So, what is a heritage or cultural resource? I’ll just give a few examples: the River and its trail; historical architecture, markers & walking tours in the downtown; arts organizations; restaurants, including “heritage eateries,” such as The Very Best and the diner; the Historical Society; The Hill School; Pottsgrove Manor; Riverfront & Memorial Parks; a completed Carousel & mini-golf, etc. Visitors want an authentic experience when they decide on a destination and how to spend their money. Pottstown has loads to offer and the point of this grant is to identify and package it all in a way that will appeal to these visitors.

Another key part of this planning process will be looking at what needs to be done to make it very easy for people biking or hiking on the Trail to know what’s available in town and then actually direct them off the trail and safely to High Street. This whole approach is based on the idea of making the Pottstown Business Loop – a stretch of High Street – an official part of the River Trail, since it’s unlikely a right-of-way along the river will be available from Norfolk Southern anytime soon.

We’ll be helped along in this process by using what’s known as the Heritage Towns and Tours Toolkit, provided by the SRHA and created by their consultants, Peter Johnston & Associates of Easton, MD. From a planning perspective, this Toolkit is just amazing, allowing communities (& consultants, I might add) to dive in where they might otherwise be totally intimidated. The Toolkit lays out a step-by-step process to create a HAP with the rationale, forms and examples that make it seem do-able. Even better is that the SRHA grant comes with $5,000 worth of consulting services from Peter Johnston & Associates. They will be in Pottstown at least once for a 3-4 hour workshop to help us work our way through the Toolkit. We’ll also have support from the SRHA staff, who are right around the corner at 140 College Drive.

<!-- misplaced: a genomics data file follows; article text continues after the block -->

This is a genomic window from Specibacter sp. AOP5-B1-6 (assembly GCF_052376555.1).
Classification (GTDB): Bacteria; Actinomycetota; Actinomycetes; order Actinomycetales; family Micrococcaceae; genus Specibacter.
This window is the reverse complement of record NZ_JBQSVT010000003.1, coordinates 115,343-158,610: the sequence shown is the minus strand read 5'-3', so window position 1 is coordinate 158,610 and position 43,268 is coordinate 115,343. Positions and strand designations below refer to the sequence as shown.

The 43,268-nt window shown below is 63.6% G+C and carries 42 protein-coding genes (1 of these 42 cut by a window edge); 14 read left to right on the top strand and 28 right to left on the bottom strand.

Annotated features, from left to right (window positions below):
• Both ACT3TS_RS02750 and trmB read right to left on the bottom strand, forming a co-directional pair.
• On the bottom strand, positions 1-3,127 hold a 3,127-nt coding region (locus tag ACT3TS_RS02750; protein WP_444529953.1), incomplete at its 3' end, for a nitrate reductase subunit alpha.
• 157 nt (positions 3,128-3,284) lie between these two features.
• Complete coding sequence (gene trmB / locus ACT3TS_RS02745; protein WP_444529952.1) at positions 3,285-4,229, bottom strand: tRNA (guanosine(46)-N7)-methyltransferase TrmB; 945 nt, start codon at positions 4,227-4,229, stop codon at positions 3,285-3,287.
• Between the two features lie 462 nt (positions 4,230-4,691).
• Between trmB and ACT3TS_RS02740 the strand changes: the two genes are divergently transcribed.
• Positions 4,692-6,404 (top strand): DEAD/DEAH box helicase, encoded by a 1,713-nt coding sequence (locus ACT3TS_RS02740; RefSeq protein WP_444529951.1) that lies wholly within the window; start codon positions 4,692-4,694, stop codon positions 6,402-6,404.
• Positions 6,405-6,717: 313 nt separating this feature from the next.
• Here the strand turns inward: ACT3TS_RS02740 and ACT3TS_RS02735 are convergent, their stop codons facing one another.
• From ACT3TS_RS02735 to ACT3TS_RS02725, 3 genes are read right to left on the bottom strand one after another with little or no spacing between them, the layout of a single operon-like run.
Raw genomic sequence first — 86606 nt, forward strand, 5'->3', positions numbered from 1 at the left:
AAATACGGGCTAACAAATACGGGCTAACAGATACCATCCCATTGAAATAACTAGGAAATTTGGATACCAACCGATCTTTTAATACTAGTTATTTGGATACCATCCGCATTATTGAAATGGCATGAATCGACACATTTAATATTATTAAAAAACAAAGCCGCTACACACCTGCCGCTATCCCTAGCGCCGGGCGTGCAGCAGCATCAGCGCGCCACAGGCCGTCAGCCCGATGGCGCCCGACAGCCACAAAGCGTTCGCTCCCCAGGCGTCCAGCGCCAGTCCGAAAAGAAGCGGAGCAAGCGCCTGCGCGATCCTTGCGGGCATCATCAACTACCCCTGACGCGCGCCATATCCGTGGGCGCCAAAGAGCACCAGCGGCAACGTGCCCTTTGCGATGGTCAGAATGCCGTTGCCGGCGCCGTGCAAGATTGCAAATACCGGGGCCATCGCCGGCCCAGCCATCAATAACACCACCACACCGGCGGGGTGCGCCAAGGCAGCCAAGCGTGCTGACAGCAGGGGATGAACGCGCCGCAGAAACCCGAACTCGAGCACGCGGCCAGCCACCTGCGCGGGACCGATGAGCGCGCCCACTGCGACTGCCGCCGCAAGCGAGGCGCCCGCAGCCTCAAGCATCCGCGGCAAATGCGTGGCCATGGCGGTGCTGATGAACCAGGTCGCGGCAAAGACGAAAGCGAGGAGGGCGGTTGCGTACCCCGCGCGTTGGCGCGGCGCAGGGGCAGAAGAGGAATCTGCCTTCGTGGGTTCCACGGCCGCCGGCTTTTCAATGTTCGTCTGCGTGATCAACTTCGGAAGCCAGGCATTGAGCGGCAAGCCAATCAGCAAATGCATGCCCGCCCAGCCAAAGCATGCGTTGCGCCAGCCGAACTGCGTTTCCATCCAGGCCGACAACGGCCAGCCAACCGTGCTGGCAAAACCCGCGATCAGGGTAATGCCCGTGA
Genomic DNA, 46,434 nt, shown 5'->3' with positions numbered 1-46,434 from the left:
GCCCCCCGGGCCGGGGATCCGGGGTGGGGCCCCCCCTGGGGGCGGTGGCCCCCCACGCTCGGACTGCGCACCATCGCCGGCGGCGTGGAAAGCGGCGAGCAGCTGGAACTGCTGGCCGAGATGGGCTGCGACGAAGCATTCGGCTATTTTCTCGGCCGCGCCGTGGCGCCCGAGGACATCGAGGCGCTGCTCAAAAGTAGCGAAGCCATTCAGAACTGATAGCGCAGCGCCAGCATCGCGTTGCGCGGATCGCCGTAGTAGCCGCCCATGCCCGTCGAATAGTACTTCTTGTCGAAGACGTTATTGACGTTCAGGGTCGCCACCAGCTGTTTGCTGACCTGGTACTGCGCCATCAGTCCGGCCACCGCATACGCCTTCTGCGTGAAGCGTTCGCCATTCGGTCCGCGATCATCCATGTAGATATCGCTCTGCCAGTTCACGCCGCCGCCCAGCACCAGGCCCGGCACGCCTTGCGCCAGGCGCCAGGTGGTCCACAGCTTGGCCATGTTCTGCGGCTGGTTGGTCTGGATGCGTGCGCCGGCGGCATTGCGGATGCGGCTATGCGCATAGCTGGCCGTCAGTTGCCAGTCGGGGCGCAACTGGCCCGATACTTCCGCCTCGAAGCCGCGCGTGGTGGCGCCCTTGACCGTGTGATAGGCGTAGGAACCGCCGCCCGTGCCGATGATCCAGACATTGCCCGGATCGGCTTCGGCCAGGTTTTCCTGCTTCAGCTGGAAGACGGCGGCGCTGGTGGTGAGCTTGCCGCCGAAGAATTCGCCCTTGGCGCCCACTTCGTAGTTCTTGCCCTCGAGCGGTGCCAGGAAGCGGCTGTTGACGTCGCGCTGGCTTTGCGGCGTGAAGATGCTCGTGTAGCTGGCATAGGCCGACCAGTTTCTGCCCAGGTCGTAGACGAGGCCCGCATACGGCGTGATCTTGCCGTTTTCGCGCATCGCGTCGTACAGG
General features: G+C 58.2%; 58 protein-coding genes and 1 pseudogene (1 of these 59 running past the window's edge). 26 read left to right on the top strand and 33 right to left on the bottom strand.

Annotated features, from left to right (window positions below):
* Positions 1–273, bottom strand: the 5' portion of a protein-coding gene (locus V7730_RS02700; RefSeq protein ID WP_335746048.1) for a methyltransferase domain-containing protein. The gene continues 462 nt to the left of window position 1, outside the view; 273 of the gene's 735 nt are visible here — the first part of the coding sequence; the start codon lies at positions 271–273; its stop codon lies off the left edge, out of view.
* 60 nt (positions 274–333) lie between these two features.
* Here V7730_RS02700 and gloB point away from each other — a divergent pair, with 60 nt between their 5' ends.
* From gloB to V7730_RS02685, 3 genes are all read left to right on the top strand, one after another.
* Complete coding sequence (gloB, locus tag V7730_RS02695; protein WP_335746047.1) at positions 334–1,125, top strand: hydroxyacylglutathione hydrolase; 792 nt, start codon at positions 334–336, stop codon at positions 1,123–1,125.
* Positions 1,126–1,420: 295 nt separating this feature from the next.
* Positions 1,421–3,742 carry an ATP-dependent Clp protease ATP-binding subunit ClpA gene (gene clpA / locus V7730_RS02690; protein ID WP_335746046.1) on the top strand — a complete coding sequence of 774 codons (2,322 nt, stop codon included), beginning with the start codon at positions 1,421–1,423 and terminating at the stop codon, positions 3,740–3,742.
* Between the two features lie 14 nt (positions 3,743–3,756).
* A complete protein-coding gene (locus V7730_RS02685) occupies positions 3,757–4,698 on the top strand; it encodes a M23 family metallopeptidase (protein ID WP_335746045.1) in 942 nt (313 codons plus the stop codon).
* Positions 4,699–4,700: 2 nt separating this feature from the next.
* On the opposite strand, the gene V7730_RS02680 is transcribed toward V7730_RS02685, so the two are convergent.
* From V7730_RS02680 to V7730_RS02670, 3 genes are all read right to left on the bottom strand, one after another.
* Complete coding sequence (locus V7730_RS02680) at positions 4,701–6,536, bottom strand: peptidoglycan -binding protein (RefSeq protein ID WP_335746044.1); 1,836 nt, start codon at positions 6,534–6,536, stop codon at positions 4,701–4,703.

Basically, we will go through the following 5 steps:

1. Organize & Plan – What do we want for our community as a heritage destination? Form Useful Partnerships; Create a Vision & Goals, and Define Partner Expectations.

2. Identify & Assess – What do we have to offer as a heritage destination? Identify Heritage Resources; Assess Heritage Resources; and Bring People and Ideas Together.

3. Market & Improve – What do we need to market our community and what has already been done? Create an Image; Market Your Community; Improve Effectiveness.

4. Protect & Manage – How do we get there? Build Public Support, Look at Ordinances & Other Regulations, Make Any Recommendations That Will Help Protect Resources.

5. Prepare & Implement – How to complete the Heritage Action Plan?
Define Projects and Activities, Assign Costs, Manage Resources Over Long-Term

By the end of this process, Pottstown will have:
• A List of Partners and Stakeholders
• A Vision, Goals, and Objectives